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HomeNewsMike Kloety Talks Team Arctic 2019/2020

Mike Kloety Talks Team Arctic 2019/2020

Mike Kloety is no stranger to the pages of ArcticInsider, as he’s been interviewed, quoted and praised as the successful Manager of Team Arctic’s Racing program many times during his career. Mike and I have been friends for quite some time, so I threw a few questions at him regarding Team Arctic’s race program this year.

Team Arctic Race Manager Mike Kloety

AI: Mike, thank you for taking the time to talk to me and the fans of ArcticInsider.  There’s been a lot of changes take place at Arctic Cat over the past year, and one of them is the Team Arctic race program. As we are days away from the Duluth National Snocross opener, I know fans here have quite a few questions, and I’ve gathered a sample of them in hopes you can set the record straight. The first question is pretty open-ended, will Arctic Cat be racing this year?

MK: Before we jump in, I just want to say it’s great to hear from you! I know I’ve missed the stories on AI, so it’s great to have you involved again and bringing news back to our AC friends and fans.  First question is simple to answer, but gets way more in-depth and complicated from there. YES, we are going racing! 

AI: Is it true the Team Arctic race program is smaller compared to other years?

MK: We had to make difficult decisions and cut back the amount of support offered versus years past.  We will continue to keep as many racers competing as possible. Overall, numbers will be similar to where they have been for the last few years but we will be down slightly on numbers mainly in the higher classes. Arctic Cat has always done a great job supporting new/young racers to keep racing fed with up-and-comers, so it’s not a shock when I see new names on race applications every season. 

Trent Wittwer #115

AI: Why did really good riders get let go like Daniel Benham and Trent Wittwer? Was that tough to see them go?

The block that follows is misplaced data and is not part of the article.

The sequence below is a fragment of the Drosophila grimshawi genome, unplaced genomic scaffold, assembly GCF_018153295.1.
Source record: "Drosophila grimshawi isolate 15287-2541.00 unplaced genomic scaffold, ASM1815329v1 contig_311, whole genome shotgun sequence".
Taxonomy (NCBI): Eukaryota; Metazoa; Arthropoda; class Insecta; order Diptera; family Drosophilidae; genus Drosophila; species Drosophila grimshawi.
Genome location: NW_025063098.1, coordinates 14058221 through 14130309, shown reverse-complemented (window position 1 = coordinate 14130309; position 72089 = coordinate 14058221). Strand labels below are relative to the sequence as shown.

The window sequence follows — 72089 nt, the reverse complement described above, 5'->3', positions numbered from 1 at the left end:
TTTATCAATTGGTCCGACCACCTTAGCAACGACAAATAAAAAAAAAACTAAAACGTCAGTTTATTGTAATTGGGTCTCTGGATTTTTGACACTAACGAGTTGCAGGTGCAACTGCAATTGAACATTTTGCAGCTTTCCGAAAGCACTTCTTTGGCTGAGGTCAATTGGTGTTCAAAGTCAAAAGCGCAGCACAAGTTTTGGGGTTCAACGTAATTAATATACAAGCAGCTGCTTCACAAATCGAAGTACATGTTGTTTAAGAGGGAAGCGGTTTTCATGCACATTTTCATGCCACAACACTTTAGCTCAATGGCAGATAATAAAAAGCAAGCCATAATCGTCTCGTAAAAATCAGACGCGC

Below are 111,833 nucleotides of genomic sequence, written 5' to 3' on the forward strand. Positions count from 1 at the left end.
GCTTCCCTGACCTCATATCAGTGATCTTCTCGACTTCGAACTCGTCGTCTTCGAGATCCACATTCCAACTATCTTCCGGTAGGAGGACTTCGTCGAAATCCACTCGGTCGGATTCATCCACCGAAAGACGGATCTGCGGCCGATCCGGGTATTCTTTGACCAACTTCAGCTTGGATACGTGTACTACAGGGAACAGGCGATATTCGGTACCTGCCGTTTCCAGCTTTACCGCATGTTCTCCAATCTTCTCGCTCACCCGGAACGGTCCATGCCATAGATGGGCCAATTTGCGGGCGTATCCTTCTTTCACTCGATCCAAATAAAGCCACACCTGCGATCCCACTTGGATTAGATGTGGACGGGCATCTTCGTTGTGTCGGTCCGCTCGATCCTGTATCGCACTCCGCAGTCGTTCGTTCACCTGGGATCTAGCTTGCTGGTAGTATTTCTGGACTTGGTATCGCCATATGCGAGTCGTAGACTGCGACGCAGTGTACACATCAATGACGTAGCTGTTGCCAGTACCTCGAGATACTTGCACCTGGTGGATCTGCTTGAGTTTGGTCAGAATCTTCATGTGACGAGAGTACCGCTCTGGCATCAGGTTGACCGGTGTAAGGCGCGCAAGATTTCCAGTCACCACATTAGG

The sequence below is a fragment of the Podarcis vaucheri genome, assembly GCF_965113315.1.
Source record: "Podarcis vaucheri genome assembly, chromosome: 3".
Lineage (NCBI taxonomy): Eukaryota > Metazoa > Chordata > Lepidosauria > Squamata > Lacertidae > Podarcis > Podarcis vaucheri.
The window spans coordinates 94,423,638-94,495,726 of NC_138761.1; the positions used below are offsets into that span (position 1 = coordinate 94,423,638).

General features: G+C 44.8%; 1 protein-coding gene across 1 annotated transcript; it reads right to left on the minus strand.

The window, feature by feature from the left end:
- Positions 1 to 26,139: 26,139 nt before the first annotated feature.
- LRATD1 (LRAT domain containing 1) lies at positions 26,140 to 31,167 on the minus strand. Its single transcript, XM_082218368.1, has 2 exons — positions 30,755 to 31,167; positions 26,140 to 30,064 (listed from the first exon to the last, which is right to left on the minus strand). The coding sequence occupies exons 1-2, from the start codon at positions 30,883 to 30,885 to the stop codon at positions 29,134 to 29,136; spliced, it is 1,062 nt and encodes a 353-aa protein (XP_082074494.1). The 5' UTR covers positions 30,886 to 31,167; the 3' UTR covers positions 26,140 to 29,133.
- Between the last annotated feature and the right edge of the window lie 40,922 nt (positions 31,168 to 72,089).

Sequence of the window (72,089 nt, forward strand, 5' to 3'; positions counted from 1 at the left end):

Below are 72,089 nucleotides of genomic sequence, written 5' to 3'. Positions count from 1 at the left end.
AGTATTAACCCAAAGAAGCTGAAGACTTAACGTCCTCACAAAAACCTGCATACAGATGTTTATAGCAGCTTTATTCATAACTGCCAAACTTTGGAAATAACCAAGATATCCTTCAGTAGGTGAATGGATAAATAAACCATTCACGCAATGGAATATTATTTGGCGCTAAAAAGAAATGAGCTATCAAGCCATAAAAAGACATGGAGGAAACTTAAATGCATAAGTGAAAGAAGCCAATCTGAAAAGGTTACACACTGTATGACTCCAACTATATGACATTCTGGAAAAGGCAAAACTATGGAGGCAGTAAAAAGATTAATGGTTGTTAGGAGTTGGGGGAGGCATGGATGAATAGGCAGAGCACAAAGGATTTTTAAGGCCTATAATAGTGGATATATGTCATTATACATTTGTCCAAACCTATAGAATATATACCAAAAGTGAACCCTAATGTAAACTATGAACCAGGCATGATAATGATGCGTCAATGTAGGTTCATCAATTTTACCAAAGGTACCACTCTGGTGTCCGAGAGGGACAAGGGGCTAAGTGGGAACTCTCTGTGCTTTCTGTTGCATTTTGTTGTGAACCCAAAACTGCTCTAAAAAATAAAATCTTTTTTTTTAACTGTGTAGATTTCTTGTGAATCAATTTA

MK: We spent many years building our very competitive race team, supporting many classes in many different venues. Going into this season was an emotional one knowing we would have to make some tough decisions to maintain our new budget. Riders left to competitors because we couldn’t commit to them like we needed to. On top of that, our decision to forego building a new race sled troubled some whom either needed new sleds or didn’t want to race their current models. And to be honest, some riders left simply due to their feeling of uncertainty regarding these company changes. The good news is, we are still racing! 

With successful sales programs like Snowmageddon and a great forecasted snow season, AC is headed in a new positive direction, and with that success, the race program should grow with that success next year. For me and others, there’s NO doubt it will be very difficult seeing some of our racers on other brands this season. I do wish them the best though, and my hope is they all continue to improve as racers. And maybe at some point we will get them back on Team Green. Going forward, we will focus on cultivating the new/young racers, and make sure the great group of racers we have are competitive.

2019 ZR6000R SX